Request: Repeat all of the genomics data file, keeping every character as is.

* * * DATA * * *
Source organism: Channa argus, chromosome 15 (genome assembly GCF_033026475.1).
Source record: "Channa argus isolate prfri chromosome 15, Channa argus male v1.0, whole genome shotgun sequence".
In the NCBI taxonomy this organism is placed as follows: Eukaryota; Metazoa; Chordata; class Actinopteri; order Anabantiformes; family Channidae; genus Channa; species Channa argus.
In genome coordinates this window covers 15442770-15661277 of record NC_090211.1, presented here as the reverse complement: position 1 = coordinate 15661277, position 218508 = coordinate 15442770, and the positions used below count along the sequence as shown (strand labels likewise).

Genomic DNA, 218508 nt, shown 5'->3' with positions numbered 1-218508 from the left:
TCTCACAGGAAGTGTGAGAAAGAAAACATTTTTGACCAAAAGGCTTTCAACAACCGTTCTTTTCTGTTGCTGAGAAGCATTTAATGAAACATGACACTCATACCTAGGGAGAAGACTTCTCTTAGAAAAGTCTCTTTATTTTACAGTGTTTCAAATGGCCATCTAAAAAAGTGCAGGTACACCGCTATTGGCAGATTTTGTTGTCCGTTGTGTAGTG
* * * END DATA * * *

Source organism: Channa argus, chromosome 15 (genome assembly GCF_033026475.1).
Source record: "Channa argus isolate prfri chromosome 15, Channa argus male v1.0, whole genome shotgun sequence".
In the NCBI taxonomy this organism is placed as follows: Eukaryota; Metazoa; Chordata; class Actinopteri; order Anabantiformes; family Channidae; genus Channa; species Channa argus.
In genome coordinates this window covers 15442770-15661277 of record NC_090211.1, presented here as the reverse complement: position 1 = coordinate 15661277, position 218508 = coordinate 15442770, and the positions used below count along the sequence as shown (strand labels likewise).

Genomic DNA, 218508 nt, shown 5'->3' with positions numbered 1-218508 from the left:
TCTCACAGGAAGTGTGAGAAAGAAAACATTTTTGACCAAAAGGCTTTCAACAACCGTTCTTTTCTGTTGCTGAGAAGCATTTAATGAAACATGACACTCATACCTAGGGAGAAGACTTCTCTTAGAAAAGTCTCTTTATTTTACAGTGTTTCAAATGGCCATCTAAAAAAGTGCAGGTACACCGCTATTGGCAGATTTTGTTGTCCGTTGTGTAGTG